Young Indians continue to favour UK universities despite cost barriers
The UK is the most popular destination for ambitious Indian students seeking status and high quality courses, according to a unique survey published today.
Despite competition from the US, Australia and an expanding higher education sector in India itself, the UK remains the country most sought after by young Indians for a university education.
The study, the first of its kind, was conducted by the British Council over the last three months to explore the views of more than 10,000 young people across India. It gives a fascinating insight into their attitudes to higher education at home and abroad and the factors that influence their university choices.
It identifies a changing pattern of decision making among young Indians as they choose where to study. Most put the quality of the higher education first, but they are increasingly cost sensitive and keen to find financial support through scholarships and bursaries.
High quality courses and institutions remained by far the greatest pull factor for the students when choosing whether to study at home or abroad. The UK was the most favoured destination, chosen by 21% of respondents, followed by the United States, 19% and India,14%.
The new report – Inside India - A new status quo – says the survey found young Indians put British universities first for taught postgraduate courses. The UK was also top with the United States as a quality destination for research doctorates and undergraduate degrees. In particular, the majority of students choosing courses in business and administrative studies said they wanted to study in the UK.
The findings follow the launch of the Government’s Education is GREAT Britain campaign for marketing UK education globally as part of its industrial strategy.
India is a key market for international students, providing the second largest contingent of international students in the UK after China, with between 75% and 80% enrolled on postgraduate degrees. The UK is second only to the United States in the number of international Indian students it attracts but the authors of the study warn that continued high numbers cannot be taken for granted.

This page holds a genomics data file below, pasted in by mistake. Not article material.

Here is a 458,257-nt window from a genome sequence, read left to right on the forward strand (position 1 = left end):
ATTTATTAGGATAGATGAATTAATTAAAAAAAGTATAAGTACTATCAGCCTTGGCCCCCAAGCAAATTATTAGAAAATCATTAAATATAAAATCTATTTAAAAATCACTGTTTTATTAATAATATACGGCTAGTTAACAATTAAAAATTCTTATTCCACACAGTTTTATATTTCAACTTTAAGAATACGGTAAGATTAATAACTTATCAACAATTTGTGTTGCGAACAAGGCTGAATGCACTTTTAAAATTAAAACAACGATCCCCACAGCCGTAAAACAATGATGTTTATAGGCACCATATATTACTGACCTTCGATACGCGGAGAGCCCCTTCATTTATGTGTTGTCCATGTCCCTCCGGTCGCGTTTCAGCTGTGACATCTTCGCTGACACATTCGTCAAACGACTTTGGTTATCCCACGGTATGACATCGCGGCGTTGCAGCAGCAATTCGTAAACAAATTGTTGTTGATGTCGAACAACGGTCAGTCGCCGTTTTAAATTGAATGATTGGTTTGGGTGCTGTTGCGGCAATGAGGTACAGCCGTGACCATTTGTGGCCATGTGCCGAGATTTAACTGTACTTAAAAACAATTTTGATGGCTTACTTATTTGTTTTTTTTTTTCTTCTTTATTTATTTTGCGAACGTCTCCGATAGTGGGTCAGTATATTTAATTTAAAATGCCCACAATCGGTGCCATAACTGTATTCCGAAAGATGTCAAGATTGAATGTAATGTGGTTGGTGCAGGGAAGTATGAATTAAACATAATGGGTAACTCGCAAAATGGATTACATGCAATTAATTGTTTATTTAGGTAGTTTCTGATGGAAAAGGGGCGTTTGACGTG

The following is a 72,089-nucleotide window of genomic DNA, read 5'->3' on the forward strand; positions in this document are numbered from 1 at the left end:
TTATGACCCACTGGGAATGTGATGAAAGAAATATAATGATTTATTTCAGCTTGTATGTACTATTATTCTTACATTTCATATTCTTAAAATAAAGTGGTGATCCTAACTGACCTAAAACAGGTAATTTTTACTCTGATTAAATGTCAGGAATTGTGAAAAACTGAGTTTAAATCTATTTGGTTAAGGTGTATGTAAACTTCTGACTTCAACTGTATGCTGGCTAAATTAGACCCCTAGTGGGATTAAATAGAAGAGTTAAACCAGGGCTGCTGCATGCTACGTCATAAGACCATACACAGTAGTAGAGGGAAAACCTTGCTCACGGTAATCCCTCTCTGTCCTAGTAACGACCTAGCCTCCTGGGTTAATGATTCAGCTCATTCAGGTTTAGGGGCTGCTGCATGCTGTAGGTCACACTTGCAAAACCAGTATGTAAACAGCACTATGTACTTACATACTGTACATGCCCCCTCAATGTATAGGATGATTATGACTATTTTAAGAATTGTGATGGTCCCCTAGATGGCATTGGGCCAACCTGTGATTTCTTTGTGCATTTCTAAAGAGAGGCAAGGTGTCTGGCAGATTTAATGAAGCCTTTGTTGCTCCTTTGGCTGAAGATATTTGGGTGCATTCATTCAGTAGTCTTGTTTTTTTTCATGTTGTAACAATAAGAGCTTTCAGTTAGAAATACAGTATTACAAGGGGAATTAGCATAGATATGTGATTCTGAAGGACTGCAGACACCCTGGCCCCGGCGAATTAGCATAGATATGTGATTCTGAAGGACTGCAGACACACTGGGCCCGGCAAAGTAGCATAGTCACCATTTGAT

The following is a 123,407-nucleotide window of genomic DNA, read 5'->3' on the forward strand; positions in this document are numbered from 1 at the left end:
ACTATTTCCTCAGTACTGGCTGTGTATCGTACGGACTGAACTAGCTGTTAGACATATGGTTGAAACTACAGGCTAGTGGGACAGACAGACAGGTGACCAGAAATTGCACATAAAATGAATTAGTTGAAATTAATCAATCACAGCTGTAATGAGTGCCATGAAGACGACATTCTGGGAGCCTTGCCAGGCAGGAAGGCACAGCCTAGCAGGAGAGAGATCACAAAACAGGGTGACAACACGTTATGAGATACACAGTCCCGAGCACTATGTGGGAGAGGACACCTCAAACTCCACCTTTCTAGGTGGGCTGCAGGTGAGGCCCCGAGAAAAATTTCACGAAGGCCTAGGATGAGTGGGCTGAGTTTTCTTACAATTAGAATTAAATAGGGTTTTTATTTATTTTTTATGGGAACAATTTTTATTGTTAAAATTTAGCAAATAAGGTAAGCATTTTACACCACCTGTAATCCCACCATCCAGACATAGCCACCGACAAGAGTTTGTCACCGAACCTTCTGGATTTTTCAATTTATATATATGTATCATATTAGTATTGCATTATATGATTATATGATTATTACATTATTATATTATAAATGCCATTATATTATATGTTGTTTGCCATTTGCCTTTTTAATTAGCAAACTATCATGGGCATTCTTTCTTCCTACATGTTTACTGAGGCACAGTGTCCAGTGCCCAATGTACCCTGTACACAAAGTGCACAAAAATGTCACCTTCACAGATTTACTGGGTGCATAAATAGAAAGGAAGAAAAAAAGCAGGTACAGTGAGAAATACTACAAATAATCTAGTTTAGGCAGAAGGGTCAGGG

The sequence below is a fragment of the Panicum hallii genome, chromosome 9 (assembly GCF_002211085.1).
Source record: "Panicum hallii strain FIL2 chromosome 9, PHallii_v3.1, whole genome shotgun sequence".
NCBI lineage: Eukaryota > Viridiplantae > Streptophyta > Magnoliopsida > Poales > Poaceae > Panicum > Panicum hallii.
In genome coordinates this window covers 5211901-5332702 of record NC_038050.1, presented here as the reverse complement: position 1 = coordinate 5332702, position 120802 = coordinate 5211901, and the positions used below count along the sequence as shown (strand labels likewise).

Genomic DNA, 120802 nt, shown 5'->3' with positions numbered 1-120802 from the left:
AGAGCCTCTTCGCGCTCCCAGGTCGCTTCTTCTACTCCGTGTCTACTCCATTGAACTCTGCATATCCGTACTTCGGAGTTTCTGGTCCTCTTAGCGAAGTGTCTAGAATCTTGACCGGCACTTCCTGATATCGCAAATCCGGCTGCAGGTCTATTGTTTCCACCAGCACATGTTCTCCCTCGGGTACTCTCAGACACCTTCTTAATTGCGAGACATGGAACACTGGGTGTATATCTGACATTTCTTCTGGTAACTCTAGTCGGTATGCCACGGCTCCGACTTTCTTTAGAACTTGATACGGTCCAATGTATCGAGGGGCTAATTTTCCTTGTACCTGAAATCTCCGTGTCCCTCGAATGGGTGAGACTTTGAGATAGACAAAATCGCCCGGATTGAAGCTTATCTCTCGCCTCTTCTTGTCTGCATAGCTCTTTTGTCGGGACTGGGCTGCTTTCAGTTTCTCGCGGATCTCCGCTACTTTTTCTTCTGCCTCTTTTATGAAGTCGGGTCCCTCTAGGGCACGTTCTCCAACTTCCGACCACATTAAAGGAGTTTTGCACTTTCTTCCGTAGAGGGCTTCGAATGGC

Both the US and the UK have seen the number of international students from India decline over the last year, after a period of year on year increases.
Young Indians in the survey identified high cost as a significant barrier to study abroad, particularly following the depreciation of the Indian currency. Based on figures from HSBC in August, the report estimates the cost to Indians of studying in the UK has gone up by £5,600 due to the fall in the value of the rupee.
Elizabeth Shepherd, the British Council’s Education Intelligence Research Manager based in Hong Kong and the author of the report, says there will continue to be a segment of Indian households that can afford to finance overseas study and see it as a highly valued opportunity. “However, this segment has decreased and may continue to do so, contrary to popular views of the boundless untapped potential in India for international students. The focus of the Indian government on improving the volume and quality of higher education has positioned India’s own institutions as fierce competitors for domestic students on an unprecedented scale,” she said.
When asked for the three most important factors in selecting a study destination, the largest group, 61%, said quality of education. Cost was the second consideration, cited by 42% and 43% said they would be influenced by scholarship opportunities. Nearly a quarter, 23%, said the option to work in the foreign country after graduation and whilst studying was important to them.
Recent shifts in the market have led to a fall in the number of Indian students coming to both the US and the UK. Meanwhile, Australia has increased recruitment as it recovers from a slump in numbers and Germany is becoming more attractive to some Indian students who are learning German alongside English and taking advantage of courses taught in English.
Richard Everitt, the Director of Education & Society for British Council in India, said the report gave an exciting new insight into the decision making of young Indians. “We are entering a new era where traditional flows are being disrupted for a number of reasons. Yes, the UK is the number one choice for young Indians who want to study overseas, but there are new dynamics coming into play. UK universities may want to consider how they are demonstrating their quality, their value for money and related incentives. They could also seek to highlight industry links, including internships, that relate to employability,” he said.